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Lawsuit in London to allege Grindr shared users’ HIV status with ad firms

<span>About 200 people have signed up to the action against Grindr and thousands more are interested, says the law firm Austen Hays.</span><span>Photograph: Aly Song/Reuters</span>
About 200 people have signed up to the action against Grindr and thousands more are interested, says the law firm Austen Hays.Photograph: Aly Song/Reuters

Grindr faces the prospect of legal action by hundreds of users who will allege that the dating app shared highly sensitive personal information, including in some cases their HIV status, with advertising companies.

The law firm Austen Hays is to file a claim on Monday in London’s high court alleging that the US owner of the app breached British data protection laws.

The firm alleges that thousands of UK Grindr users had their information misused. So far 670 people have signed up to the claim, and the firm said “thousands” more people had expressed interest in joining.

Grindr said it would respond vigorously to the claim, which it said relied on a mischaracterisation of past policies.


Grindr was founded in 2009 to make it easier to coordinate hookups for gay men. It now claims to be the world’s largest dating app for gay, bi, trans and queer people, with millions of users around the world.

The high court claim against Grindr will focus on the company’s alleged sharing of personal information with two advertising companies. It will further allege that those companies may have sold on the data to other businesses.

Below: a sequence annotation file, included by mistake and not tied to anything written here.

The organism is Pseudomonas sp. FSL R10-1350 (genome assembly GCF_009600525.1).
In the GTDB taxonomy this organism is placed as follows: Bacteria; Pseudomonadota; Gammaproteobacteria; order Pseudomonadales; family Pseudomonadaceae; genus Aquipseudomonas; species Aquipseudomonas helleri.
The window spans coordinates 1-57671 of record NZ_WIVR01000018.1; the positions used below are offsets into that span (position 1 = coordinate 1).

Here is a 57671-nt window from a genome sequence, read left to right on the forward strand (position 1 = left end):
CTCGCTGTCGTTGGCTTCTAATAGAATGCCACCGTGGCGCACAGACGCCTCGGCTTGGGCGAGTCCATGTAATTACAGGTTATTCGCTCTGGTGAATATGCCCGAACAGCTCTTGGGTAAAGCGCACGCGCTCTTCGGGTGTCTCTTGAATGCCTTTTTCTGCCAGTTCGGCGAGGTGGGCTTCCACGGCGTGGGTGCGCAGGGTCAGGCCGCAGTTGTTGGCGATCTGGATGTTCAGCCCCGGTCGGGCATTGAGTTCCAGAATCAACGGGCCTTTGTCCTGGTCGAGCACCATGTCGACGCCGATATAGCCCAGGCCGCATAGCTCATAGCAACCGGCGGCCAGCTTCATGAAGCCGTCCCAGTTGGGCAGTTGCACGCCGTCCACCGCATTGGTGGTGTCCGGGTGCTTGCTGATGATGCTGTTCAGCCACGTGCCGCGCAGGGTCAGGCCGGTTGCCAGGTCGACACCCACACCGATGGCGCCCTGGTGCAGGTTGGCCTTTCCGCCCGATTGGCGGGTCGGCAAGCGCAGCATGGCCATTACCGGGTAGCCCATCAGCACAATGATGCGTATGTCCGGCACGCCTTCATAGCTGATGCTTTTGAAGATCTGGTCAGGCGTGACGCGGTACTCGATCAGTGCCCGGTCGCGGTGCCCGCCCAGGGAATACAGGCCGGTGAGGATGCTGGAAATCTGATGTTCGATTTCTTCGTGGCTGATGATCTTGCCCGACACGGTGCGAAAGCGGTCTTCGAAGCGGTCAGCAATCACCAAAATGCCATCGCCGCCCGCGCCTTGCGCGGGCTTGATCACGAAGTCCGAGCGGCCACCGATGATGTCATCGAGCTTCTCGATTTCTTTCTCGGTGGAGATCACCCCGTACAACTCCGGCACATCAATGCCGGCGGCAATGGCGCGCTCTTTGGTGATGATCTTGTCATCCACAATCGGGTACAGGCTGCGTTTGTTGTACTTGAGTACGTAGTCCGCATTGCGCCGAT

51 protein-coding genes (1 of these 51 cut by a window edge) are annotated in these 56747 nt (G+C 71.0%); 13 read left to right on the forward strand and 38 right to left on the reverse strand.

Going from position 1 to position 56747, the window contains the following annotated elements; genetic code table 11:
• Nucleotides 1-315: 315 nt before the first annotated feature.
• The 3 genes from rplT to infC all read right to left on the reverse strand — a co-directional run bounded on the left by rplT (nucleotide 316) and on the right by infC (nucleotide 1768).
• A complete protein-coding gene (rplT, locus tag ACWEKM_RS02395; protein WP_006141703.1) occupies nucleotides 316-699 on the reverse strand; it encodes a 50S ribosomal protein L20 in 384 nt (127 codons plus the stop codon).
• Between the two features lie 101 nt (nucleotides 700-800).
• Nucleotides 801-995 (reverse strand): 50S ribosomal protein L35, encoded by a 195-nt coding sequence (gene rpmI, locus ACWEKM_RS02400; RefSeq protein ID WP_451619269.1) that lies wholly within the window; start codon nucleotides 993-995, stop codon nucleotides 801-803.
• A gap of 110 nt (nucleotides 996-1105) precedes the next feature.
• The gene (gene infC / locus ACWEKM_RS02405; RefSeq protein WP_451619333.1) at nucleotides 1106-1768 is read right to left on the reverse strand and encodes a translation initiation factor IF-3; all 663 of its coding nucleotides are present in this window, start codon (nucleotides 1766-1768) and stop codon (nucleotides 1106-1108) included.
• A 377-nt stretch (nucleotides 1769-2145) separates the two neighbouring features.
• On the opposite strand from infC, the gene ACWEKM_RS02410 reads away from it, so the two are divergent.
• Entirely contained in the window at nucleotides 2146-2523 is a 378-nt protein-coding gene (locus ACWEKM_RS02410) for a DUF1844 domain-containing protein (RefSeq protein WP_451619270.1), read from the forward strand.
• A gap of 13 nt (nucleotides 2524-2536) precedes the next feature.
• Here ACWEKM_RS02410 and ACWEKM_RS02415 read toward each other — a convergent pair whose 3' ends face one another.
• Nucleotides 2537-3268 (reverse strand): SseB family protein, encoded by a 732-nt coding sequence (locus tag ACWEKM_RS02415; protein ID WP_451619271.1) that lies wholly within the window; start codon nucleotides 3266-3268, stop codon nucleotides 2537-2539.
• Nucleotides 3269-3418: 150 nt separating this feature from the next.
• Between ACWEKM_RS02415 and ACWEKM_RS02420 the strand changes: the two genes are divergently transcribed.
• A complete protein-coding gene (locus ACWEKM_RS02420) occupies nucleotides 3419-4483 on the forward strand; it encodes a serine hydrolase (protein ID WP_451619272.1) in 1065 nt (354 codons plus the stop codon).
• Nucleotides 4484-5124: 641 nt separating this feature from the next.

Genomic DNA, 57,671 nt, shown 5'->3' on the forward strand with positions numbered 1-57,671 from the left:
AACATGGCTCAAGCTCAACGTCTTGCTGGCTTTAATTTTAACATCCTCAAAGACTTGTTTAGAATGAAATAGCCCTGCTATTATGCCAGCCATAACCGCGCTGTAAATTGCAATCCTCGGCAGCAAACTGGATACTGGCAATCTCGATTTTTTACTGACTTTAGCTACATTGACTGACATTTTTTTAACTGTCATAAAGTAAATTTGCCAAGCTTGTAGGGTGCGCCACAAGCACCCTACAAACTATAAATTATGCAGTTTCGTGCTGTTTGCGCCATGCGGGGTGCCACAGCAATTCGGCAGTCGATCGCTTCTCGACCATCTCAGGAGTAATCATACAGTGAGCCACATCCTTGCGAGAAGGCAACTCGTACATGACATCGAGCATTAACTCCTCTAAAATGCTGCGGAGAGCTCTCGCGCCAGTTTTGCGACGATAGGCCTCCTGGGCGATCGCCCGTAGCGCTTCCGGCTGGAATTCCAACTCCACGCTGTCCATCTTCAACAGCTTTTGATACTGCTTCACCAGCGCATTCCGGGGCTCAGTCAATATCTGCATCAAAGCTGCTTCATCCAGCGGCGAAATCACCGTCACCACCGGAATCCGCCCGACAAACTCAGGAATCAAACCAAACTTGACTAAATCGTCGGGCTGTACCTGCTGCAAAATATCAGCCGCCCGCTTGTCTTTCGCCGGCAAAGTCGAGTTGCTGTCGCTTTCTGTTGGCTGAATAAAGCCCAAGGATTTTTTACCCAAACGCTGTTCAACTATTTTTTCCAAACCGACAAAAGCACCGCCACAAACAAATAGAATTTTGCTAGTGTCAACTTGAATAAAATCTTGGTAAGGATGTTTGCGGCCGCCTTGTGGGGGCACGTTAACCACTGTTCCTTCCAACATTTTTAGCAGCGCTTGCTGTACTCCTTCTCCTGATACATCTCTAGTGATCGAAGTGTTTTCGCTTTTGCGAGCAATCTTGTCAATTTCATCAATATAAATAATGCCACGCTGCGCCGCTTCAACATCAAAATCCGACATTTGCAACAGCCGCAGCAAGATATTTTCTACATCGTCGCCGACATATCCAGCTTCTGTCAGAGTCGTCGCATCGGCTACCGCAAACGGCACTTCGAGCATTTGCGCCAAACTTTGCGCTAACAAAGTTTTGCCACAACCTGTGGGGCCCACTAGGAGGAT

The law firm said the claim against Grindr will be focused on the periods before 3 April 2018 and between 25 May 2018 and 7 April 2020, meaning newer users are unlikely to be able to join. Grindr changed its consent mechanisms in April 2020.

Grindr, based in Los Angeles, announced it would stop sharing users’ HIV status with third-party companies in April 2018 after a report by Norwegian researchers revealed data sharing with two companies. In 2021 Norway’s data protection authority fined Grindr 65m Norwegian krone (£4.8m) – 10% of its global revenues – for violating the General Data Protection Regulation, and the country’s privacy appeals board upheld the decision last year.

Grindr appealed against that decision.

Norway’s decision did not focus on the alleged sharing of users’ HIV status, but rather found that sharing the fact that someone was signed up to Grindr in itself was sensitive information, as users were very likely to be part of the gay or bi community.

Chaya Hanoomanjee, managing director of Austen Hays, who is leading the claim, said: “Our clients have experienced significant distress over their highly sensitive and private information being shared without their consent, and many have suffered feelings of fear, embarrassment and anxiety as a result.

“Grindr owes it to the LGBTQ+ community it serves to compensate those whose data has been compromised and have suffered distress as a result, and to ensure all its users are safe while using the app, wherever they are, without fear that their data might be shared with third parties.”

The law firm said it believed some users could be entitled to thousands of pounds in damages, without giving further details.

A Grindr spokesperson said: “We are committed to protecting our users’ data and complying with all applicable data privacy regulations, including in the UK.

“We are proud of our global privacy program and take privacy extremely seriously. We intend to respond vigorously to this claim, which appears to be based on a mischaracterisation of practices from more than four years ago, prior to early 2020.”